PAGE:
Jul 28, 2015 01:14 UTC
The German Army has officially received
its Puma Infantry Fighting Vehicles
(IFV) from Rheinmetall and Krauss-Maffei Wegmann, following the fleet's approval
[German] in May, along with a delivery of seven vehicles as a training contingent. The German BWB procurement agency placed an order for 405 of the vehicles in July 2009
to replace the Bundeswehr's fleet of Marder IFVs
, subsequently revising the number down to 350 in July 2012
. The full force of Puma vehicles is expected to be completed by 2020, with batches currently being received and passed to units for training before returning to home bases.
Germany has always been known for producing excellent armored vehicles. A combination of features that arguably make it the world’s best tank, and fire sale prices stemming from Germany’s rapid disarmament, have made the Leopard 2 the standard main battle tank in Europe and beyond. The same level of innovation and execution was shown in the late 1960s, when Germany’s Marder became the west’s first Infantry Fighting Vehicle (IFV). Designs like the American M2/M3 Bradley, Sweden’s CV90 family and new SEP, Singapore’s Bionix-II, and Korea’s new XK-21 have stepped far beyond that legacy, however, and even the Russian region has continued to update their BMP designs. Meanwhile, the nature of military operations has changed to emphasize modularity, out of country missions, advanced electronic communications, and strong protection against threats like land mines.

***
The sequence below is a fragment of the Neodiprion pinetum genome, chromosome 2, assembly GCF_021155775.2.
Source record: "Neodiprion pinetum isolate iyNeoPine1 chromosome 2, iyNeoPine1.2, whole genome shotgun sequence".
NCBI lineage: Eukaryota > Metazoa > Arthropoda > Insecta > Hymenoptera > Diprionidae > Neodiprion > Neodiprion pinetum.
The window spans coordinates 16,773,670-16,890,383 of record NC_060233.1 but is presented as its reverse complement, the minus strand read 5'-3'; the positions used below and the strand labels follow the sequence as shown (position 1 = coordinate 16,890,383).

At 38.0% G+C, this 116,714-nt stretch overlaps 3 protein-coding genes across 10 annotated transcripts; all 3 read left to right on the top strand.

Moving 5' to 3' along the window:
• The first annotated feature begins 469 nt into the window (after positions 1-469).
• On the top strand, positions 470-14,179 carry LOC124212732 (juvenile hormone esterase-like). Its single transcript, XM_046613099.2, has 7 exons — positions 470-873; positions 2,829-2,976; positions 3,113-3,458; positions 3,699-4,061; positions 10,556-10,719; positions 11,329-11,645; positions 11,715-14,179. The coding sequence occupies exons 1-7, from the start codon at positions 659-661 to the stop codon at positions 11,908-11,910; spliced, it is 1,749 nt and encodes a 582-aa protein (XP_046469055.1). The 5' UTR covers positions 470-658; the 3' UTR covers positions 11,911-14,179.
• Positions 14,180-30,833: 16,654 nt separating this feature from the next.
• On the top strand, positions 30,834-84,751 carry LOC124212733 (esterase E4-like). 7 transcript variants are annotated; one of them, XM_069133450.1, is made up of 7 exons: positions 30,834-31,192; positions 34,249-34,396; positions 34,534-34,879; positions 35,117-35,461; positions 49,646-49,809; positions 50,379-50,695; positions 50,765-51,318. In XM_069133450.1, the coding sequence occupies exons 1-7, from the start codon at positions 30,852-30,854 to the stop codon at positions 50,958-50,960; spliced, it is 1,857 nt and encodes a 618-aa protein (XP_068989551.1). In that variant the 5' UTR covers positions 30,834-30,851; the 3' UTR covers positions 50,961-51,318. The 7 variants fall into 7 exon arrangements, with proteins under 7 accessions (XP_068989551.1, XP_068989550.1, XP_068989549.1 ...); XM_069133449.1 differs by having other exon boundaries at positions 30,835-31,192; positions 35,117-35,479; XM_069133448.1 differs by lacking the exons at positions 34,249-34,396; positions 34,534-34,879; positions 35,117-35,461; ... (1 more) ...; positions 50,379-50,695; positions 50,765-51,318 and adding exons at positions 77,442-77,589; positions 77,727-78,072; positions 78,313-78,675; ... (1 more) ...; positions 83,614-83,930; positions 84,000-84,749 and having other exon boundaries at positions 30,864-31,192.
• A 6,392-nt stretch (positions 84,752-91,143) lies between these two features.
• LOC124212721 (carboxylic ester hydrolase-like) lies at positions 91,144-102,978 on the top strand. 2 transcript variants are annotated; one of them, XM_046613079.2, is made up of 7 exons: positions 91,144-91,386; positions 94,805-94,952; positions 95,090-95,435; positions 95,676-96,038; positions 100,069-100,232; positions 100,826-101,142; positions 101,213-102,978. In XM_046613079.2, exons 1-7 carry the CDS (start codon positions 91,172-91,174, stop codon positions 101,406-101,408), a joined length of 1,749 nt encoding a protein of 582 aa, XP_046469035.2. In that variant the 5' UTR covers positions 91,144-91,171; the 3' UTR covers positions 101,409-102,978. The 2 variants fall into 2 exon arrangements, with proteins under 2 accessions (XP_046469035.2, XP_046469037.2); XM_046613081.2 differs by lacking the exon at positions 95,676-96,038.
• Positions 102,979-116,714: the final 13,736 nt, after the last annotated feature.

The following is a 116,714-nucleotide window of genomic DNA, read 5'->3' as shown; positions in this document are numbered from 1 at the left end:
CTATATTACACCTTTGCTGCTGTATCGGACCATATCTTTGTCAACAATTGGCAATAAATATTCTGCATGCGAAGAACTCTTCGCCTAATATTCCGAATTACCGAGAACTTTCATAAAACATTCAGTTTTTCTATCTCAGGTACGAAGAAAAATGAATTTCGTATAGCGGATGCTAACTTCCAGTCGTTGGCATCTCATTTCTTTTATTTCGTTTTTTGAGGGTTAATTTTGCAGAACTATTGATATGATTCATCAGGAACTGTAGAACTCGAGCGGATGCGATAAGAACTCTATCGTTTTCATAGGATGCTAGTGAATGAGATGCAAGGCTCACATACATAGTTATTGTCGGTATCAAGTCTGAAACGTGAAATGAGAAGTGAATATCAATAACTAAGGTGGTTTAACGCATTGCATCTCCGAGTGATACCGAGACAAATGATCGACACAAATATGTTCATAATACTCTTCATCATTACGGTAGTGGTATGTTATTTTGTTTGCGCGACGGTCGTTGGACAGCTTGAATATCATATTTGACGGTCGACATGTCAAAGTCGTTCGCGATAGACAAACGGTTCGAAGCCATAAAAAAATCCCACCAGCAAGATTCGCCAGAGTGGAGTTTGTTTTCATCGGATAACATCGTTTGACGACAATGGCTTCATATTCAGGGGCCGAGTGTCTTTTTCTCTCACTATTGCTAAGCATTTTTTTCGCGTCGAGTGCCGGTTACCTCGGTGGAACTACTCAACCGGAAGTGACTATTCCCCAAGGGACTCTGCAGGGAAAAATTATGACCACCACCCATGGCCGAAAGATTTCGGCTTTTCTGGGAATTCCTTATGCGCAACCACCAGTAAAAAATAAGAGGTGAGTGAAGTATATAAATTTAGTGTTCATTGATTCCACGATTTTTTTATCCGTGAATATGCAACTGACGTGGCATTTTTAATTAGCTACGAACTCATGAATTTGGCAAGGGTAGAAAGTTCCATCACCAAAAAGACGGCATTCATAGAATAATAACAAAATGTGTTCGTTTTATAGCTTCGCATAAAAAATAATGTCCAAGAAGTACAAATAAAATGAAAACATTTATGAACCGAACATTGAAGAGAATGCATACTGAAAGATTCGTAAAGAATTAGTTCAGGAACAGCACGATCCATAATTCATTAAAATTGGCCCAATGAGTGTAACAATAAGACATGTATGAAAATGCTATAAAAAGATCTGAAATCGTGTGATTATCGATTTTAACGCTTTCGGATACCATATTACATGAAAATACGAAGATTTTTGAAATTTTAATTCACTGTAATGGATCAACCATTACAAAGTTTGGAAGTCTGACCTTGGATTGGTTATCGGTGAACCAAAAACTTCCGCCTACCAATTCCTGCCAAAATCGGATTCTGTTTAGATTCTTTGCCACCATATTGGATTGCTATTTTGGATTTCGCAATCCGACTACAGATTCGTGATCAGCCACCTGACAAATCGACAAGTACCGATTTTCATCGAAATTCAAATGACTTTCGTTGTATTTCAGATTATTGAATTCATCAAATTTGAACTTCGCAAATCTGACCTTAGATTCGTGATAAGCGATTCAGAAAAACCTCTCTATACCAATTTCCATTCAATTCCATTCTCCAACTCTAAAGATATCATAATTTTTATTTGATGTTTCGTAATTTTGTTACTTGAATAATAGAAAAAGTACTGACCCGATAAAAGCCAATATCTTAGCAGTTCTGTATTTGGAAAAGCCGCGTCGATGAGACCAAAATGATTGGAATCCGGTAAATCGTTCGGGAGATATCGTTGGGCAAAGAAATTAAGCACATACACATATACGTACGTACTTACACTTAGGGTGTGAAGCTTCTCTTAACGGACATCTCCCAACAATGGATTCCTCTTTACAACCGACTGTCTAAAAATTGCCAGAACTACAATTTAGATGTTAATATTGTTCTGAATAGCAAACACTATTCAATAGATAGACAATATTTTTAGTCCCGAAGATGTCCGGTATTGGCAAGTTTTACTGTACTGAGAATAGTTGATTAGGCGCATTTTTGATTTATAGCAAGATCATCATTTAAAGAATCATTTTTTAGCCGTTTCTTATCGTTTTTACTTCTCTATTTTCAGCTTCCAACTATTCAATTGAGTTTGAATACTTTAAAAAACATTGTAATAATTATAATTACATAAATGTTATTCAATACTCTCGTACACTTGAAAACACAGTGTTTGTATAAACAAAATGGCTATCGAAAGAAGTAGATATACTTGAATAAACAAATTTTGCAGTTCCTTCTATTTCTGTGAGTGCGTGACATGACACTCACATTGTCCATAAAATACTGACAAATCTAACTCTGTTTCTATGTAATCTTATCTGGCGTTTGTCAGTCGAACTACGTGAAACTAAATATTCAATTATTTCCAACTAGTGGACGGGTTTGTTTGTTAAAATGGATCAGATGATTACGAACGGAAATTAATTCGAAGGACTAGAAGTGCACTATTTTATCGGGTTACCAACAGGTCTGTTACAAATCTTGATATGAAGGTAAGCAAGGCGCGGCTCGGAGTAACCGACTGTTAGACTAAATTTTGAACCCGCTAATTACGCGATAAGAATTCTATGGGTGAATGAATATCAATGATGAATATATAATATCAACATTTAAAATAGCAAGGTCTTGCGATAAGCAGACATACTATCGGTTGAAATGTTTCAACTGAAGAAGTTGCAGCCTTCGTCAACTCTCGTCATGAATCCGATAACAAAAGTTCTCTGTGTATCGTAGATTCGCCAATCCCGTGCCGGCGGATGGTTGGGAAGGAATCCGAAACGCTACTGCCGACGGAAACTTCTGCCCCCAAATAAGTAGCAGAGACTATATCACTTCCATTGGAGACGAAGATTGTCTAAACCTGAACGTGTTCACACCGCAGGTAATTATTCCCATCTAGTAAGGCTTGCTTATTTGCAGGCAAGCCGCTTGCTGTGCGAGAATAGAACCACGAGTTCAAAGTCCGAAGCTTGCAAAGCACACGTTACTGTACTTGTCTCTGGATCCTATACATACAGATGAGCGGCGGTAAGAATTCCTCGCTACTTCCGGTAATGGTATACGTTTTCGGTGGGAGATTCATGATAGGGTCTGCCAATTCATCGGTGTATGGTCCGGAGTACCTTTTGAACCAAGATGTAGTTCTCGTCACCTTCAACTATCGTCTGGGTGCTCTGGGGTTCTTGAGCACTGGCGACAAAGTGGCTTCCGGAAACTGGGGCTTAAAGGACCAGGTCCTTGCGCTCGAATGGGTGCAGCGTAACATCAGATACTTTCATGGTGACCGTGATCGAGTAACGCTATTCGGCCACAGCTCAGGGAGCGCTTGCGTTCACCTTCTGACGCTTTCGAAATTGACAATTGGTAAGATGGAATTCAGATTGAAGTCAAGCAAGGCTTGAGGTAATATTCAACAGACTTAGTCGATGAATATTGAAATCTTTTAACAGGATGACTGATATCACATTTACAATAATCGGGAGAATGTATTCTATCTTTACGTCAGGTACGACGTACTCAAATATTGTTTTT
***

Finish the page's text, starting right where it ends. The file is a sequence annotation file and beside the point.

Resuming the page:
The Marders need to be replaced, and this became a priority even within Germany’s limited defense budget. In response, German armored vehicle leaders Rheinmetall & KMW formed a 50/50 joint venture to design and produce a solution that would address these issues, and return Germany to a leadership position in the tracked IFV field. Enter the new Puma IFV – which has just received a EUR 3 billion production order from Germany.
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Dec 10, 2014 23:45 UTC
The Netherlands and Estonia signed an agreement on Dec. 9/14 for the sale of 44 CV 9035NL Mk-III tracked infantry fighting vehicles. These vehicles are used but were acquired in recent years before the Netherlands decided it no longer needed them, or more accurately, could afford them. The Dutch had announced their intent to sell these vehicles in September 2013, and Estonia had been revealed as their buyer in October 2014.
Russia was already making Estonia nervous after cyber attacks in 2007, but the Baltic states have had even more reason to worry after the events that unfolded in Ukraine through 2014. For Estonia, clearly annexations have consequences.
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Dec 10, 2014 01:58 UTC
In 2009 France was planning to start delivering by 2015 new multirole armored vehicles to replace a variety of aging infantry vehicles starting, within a large modernization program called Scorpion. But the 2010-14 multiyear budget relied on a number of rosy assumptions that were soon disproved by reality, and the Scorpion program was one of the mismatch’s casualties, along with plans to start working on a second aircraft carrier.
Promises were made again in the next 5-year budget plan, while maintenance costs kept increasing to sustain vehicles offering an underwhelming mix of limited protection, autonomy, and mobility. French defense manufacturers also started to sound the alarm as Scorpion became increasingly vital to prevent factory closures. The French DGA defense procurement agency paid heed to their plea and issued a tender limited to national manufacturers. By the end of 2014 the ministry of defense finally initiated the 1st procurement tranche of a program expected to last beyond 2025.
On one hand, the expected turnaround from prototype to delivery in 4 to 6 years is tight and will put pressure on contractors, though they started some early conceptual work in 2010. On the other hand this still amounts to a late and light production schedule for the rest of the decade.
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